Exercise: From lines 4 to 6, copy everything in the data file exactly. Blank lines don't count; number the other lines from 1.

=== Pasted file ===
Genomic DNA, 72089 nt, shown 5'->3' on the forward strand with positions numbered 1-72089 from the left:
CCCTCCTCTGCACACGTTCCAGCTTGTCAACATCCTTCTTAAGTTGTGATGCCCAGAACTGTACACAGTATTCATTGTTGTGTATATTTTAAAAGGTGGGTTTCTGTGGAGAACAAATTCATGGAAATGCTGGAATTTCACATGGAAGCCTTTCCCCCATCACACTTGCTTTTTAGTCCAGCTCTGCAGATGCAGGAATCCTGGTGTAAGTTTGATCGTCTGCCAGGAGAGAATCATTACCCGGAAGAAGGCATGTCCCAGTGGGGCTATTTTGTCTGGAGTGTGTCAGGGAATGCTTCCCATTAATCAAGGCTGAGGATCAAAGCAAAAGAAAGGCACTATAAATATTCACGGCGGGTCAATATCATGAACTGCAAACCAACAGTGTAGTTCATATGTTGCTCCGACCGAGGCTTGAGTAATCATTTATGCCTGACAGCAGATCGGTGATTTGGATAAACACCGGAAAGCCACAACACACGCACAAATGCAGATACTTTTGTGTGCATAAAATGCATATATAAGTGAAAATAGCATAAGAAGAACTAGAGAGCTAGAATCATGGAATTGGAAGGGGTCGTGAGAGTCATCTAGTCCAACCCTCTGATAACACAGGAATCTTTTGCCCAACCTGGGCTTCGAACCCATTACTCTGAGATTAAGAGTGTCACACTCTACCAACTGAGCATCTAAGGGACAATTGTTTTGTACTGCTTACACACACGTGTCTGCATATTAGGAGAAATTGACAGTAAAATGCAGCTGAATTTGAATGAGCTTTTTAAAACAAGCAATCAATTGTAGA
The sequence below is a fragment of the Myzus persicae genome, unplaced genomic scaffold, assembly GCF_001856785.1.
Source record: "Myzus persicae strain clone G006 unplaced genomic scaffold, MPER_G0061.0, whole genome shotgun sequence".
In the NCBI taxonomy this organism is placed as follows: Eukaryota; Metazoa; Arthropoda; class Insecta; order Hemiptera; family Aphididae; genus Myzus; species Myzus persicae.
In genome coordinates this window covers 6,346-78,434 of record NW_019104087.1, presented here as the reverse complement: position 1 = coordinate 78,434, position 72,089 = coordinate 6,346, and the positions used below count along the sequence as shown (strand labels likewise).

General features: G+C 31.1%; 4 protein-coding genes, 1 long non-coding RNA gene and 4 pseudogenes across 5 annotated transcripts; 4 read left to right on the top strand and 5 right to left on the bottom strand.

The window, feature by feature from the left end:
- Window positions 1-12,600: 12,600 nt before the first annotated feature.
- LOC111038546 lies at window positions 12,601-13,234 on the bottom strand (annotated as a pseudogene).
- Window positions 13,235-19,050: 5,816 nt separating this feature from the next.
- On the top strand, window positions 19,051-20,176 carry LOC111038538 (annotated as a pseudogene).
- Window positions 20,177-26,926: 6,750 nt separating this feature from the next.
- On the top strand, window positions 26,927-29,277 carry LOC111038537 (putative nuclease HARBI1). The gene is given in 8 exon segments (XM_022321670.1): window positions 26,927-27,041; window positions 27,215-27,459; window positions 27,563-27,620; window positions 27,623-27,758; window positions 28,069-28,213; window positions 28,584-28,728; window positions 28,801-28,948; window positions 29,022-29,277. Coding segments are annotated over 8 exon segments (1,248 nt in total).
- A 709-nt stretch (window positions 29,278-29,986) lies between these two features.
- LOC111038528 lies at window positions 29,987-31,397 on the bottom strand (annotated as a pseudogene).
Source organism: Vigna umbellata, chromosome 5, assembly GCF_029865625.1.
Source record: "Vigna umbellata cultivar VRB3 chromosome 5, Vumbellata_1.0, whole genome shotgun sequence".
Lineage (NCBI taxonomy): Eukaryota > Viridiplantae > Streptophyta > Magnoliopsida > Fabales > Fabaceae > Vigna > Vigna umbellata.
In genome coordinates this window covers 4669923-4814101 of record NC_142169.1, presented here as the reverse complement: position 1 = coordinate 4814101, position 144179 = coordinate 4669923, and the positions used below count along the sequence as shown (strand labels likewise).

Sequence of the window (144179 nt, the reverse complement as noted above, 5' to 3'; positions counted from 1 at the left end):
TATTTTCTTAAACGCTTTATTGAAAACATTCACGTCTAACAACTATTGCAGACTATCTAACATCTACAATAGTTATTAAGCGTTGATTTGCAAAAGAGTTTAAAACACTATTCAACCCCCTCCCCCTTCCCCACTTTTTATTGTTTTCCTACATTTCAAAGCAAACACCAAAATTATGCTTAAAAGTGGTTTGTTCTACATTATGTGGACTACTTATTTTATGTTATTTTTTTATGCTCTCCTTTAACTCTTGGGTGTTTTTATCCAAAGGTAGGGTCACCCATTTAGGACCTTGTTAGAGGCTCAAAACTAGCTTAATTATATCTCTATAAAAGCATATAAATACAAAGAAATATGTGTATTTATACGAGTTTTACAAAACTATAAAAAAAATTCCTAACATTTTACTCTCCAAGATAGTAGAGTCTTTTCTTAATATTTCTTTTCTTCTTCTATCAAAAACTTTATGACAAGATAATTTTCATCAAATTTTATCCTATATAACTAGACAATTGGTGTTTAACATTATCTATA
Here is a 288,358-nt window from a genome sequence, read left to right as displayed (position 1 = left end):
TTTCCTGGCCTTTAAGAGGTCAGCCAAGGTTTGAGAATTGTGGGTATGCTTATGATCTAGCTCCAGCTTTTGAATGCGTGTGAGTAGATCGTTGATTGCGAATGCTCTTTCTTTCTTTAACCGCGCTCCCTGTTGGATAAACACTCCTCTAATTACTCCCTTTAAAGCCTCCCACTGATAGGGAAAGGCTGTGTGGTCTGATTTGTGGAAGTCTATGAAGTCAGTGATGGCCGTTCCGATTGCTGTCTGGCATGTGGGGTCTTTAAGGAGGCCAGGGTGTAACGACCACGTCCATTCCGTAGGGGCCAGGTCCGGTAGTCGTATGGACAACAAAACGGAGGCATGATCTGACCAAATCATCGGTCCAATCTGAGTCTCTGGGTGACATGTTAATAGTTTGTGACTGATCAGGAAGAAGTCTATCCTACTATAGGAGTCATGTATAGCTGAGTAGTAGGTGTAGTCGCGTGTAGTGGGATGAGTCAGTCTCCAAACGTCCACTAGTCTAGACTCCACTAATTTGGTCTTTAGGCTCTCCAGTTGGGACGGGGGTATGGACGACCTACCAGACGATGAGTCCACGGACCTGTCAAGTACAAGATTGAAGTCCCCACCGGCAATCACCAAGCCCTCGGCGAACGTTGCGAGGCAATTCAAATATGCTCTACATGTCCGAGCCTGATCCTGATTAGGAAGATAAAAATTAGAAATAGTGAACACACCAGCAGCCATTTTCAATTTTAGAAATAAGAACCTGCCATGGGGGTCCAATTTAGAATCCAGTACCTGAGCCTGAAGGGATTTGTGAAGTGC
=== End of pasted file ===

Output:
Source record: "Myzus persicae strain clone G006 unplaced genomic scaffold, MPER_G0061.0, whole genome shotgun sequence".
In the NCBI taxonomy this organism is placed as follows: Eukaryota; Metazoa; Arthropoda; class Insecta; order Hemiptera; family Aphididae; genus Myzus; species Myzus persicae.
In genome coordinates this window covers 6,346-78,434 of record NW_019104087.1, presented here as the reverse complement: position 1 = coordinate 78,434, position 72,089 = coordinate 6,346, and the positions used below count along the sequence as shown (strand labels likewise).